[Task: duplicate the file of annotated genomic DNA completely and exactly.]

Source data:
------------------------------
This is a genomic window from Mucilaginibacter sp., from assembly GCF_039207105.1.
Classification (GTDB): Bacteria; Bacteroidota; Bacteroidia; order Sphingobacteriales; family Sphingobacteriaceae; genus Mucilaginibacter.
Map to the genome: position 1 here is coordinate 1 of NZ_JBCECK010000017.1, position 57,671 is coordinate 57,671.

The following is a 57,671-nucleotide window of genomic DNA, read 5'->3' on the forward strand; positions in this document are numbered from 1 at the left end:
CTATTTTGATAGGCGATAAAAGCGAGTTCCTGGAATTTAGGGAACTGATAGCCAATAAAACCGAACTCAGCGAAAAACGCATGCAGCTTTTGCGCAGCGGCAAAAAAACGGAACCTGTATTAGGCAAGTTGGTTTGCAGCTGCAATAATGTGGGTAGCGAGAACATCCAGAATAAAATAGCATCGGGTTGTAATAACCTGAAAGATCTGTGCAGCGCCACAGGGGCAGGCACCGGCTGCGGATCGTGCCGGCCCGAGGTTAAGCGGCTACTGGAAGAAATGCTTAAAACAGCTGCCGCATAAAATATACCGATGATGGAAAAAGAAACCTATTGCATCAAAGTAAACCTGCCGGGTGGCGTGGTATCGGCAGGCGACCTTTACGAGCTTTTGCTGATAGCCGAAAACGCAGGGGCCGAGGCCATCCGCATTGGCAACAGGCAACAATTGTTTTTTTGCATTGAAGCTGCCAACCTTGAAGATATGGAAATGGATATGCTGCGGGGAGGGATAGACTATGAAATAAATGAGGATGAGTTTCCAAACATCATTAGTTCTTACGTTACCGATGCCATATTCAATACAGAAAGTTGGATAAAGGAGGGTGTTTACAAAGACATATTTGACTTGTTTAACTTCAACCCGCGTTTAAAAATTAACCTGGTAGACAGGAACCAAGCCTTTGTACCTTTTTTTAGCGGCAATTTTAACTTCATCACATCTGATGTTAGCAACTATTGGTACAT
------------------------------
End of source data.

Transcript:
This is a genomic window from Mucilaginibacter sp., from assembly GCF_039207105.1.
Classification (GTDB): Bacteria; Bacteroidota; Bacteroidia; order Sphingobacteriales; family Sphingobacteriaceae; genus Mucilaginibacter.
Map to the genome: position 1 here is coordinate 1 of NZ_JBCECK010000017.1, position 57,671 is coordinate 57,671.

The following is a 57,671-nucleotide window of genomic DNA, read 5'->3' on the forward strand; positions in this document are numbered from 1 at the left end:
CTATTTTGATAGGCGATAAAAGCGAGTTCCTGGAATTTAGGGAACTGATAGCCAATAAAACCGAACTCAGCGAAAAACGCATGCAGCTTTTGCGCAGCGGCAAAAAAACGGAACCTGTATTAGGCAAGTTGGTTTGCAGCTGCAATAATGTGGGTAGCGAGAACATCCAGAATAAAATAGCATCGGGTTGTAATAACCTGAAAGATCTGTGCAGCGCCACAGGGGCAGGCACCGGCTGCGGATCGTGCCGGCCCGAGGTTAAGCGGCTACTGGAAGAAATGCTTAAAACAGCTGCCGCATAAAATATACCGATGATGGAAAAAGAAACCTATTGCATCAAAGTAAACCTGCCGGGTGGCGTGGTATCGGCAGGCGACCTTTACGAGCTTTTGCTGATAGCCGAAAACGCAGGGGCCGAGGCCATCCGCATTGGCAACAGGCAACAATTGTTTTTTTGCATTGAAGCTGCCAACCTTGAAGATATGGAAATGGATATGCTGCGGGGAGGGATAGACTATGAAATAAATGAGGATGAGTTTCCAAACATCATTAGTTCTTACGTTACCGATGCCATATTCAATACAGAAAGTTGGATAAAGGAGGGTGTTTACAAAGACATATTTGACTTGTTTAACTTCAACCCGCGTTTAAAAATTAACCTGGTAGACAGGAACCAAGCCTTTGTACCTTTTTTTAGCGGCAATTTTAACTTCATCACATCTGATGTTAGCAACTATTGGTACAT